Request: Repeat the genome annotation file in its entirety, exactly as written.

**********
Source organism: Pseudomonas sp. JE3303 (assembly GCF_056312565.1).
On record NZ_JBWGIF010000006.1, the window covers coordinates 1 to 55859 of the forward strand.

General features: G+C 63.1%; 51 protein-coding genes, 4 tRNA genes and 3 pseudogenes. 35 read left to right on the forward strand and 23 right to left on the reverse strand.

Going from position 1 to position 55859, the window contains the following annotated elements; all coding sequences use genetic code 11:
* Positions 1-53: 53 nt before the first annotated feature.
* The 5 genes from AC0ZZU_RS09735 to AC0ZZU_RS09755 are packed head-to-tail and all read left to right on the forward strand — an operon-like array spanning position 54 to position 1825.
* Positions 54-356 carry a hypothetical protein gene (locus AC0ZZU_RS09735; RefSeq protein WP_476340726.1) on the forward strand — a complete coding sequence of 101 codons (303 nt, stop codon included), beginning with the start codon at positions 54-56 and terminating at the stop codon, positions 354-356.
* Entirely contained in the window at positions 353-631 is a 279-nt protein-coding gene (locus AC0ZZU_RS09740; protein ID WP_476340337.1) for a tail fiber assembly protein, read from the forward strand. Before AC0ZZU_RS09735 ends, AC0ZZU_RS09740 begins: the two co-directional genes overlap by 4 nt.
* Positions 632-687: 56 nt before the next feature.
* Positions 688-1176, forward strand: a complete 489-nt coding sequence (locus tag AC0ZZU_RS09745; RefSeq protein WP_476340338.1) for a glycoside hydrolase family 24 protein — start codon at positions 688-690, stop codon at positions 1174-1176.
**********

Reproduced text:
Source organism: Pseudomonas sp. JE3303 (assembly GCF_056312565.1).
On record NZ_JBWGIF010000006.1, the window covers coordinates 1 to 55859 of the forward strand.

General features: G+C 63.1%; 51 protein-coding genes, 4 tRNA genes and 3 pseudogenes. 35 read left to right on the forward strand and 23 right to left on the reverse strand.

Going from position 1 to position 55859, the window contains the following annotated elements; all coding sequences use genetic code 11:
* Positions 1-53: 53 nt before the first annotated feature.
* The 5 genes from AC0ZZU_RS09735 to AC0ZZU_RS09755 are packed head-to-tail and all read left to right on the forward strand — an operon-like array spanning position 54 to position 1825.
* Positions 54-356 carry a hypothetical protein gene (locus AC0ZZU_RS09735; RefSeq protein WP_476340726.1) on the forward strand — a complete coding sequence of 101 codons (303 nt, stop codon included), beginning with the start codon at positions 54-56 and terminating at the stop codon, positions 354-356.
* Entirely contained in the window at positions 353-631 is a 279-nt protein-coding gene (locus AC0ZZU_RS09740; protein ID WP_476340337.1) for a tail fiber assembly protein, read from the forward strand. Before AC0ZZU_RS09735 ends, AC0ZZU_RS09740 begins: the two co-directional genes overlap by 4 nt.
* Positions 632-687: 56 nt before the next feature.
* Positions 688-1176, forward strand: a complete 489-nt coding sequence (locus tag AC0ZZU_RS09745; RefSeq protein WP_476340338.1) for a glycoside hydrolase family 24 protein — start codon at positions 688-690, stop codon at positions 1174-1176.